Power grabs, demands are breaking the U.S.

Our Founding Fathers were ingenious individuals in drafting the documents that separated us from Great Britain. The Declaration of Independence spelled out our grievances against Great Britain. The Articles of Confederation established a governing body in the Continental Congress with most if not all power left to the individual state. Due to the inadequacies of the Articles of Confederation our Founding Fathers developed the United States Constitution that has been in effect since 1789.

Today there are many in the United States that believe that our current federal government is committing many of the same grievances that our Founding Fathers outlined in our Declaration of Independence against Great Britain. Our federal government has usurped the states’ rights in many cases. The federal government has become overbearing in taxation and with its laws and regulations.

The Articles of Confederation were inadequate because there was no executive or judicial system within its contents. When the Founding Fathers wrote the United States Constitution the intent was to correct the inadequacies of the Articles of Confederation. It is these corrections to the Articles of Confederation that are causing the most problems within the United States today. The Executive Branch has exceeded the authority granted to it in the Constitution by usurping the power of Congress and the states. The Judicial Branch has exceeded the power granted it in many of its rulings. The Judicial Branch is limited by the constitution to ruling on the constitutionality of the laws as written. Our activist judges have gone far beyond just ruling on constitutionality to rewriting the laws to make them constitutional. The congress has invade the rights of the states in so many areas that it would take pages to outline them all.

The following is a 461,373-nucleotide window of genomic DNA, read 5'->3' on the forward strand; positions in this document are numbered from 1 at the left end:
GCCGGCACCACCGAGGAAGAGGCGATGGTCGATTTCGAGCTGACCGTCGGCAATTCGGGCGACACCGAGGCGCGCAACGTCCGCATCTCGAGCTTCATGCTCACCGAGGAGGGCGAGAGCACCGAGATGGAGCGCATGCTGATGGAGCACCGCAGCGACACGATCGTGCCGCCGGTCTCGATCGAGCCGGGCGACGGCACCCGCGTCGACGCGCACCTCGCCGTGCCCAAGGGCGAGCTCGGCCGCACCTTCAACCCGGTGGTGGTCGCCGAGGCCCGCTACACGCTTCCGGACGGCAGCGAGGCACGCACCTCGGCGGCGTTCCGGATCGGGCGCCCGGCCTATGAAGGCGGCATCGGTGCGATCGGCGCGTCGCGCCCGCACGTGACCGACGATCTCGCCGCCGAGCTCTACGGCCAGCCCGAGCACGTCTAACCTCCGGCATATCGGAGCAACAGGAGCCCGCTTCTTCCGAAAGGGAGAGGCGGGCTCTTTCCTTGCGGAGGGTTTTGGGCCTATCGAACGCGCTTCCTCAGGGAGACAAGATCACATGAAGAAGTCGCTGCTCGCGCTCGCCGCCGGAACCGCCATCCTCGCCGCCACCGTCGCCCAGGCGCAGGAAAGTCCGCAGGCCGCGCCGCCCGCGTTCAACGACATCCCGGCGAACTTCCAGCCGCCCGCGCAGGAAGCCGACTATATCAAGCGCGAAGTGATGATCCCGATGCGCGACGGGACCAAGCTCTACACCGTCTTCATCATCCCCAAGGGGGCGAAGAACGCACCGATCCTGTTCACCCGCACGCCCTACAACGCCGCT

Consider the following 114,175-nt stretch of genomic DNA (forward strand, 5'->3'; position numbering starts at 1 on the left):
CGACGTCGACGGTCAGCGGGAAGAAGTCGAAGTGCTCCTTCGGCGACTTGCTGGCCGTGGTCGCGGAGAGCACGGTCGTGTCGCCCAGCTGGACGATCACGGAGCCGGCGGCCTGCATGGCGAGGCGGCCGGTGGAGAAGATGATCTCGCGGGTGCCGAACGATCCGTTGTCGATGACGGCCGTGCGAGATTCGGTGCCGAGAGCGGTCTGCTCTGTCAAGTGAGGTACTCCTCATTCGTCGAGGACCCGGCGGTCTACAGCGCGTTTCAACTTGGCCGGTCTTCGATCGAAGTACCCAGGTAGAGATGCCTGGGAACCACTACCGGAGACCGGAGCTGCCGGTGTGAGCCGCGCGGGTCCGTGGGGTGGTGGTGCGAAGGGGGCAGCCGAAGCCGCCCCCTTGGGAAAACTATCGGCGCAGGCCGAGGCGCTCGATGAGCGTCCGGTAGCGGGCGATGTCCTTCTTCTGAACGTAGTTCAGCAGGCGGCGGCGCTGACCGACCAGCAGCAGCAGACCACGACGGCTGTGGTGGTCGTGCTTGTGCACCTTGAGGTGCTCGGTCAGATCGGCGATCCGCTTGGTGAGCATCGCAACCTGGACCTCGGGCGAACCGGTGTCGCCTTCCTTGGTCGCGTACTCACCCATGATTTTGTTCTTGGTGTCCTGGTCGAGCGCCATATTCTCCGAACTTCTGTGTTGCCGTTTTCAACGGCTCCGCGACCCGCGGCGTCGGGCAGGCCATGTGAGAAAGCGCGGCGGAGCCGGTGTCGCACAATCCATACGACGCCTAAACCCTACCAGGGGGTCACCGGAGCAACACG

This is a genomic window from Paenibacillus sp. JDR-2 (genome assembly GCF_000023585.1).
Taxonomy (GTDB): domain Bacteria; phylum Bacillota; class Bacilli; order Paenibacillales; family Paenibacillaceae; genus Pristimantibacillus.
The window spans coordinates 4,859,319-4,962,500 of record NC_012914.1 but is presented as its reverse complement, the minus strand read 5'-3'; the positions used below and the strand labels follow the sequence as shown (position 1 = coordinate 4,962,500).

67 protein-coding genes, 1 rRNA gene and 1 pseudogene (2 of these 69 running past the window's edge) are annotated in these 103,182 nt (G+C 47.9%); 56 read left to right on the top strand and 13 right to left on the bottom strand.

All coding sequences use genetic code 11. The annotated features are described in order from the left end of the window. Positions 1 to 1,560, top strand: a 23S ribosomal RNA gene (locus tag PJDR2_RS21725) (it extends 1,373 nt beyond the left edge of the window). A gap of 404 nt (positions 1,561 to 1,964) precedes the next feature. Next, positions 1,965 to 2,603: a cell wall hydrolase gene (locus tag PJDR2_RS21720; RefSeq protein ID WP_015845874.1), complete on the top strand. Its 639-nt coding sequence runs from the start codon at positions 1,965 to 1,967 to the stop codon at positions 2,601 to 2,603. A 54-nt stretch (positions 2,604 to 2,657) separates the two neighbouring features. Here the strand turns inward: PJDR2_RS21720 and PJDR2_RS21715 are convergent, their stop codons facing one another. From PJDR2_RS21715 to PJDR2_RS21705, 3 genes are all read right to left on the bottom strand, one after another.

In 1961 we had an exceptional leader accept the Presidency of the United States. That leader was John Fitzgerald Kennedy. In President Kennedy’s inaugural address he asked a very simple question, “My fellow Americans, ask not what your country can do for you, ask what you can do for your country.” It is apparent that many of the citizens of the United State have turned that statement on its head. Many citizens today are more concerned about what the country can do for them than what they can do for the country. This is evident by all the demands that they have placed on the country for social programs.

Those demands are for things and items not covered by the U.S. Constitution. The demands are about to wreck and bankrupt this nation. The demands are dividing this nation.

Ray Shamlin

Rocky Mount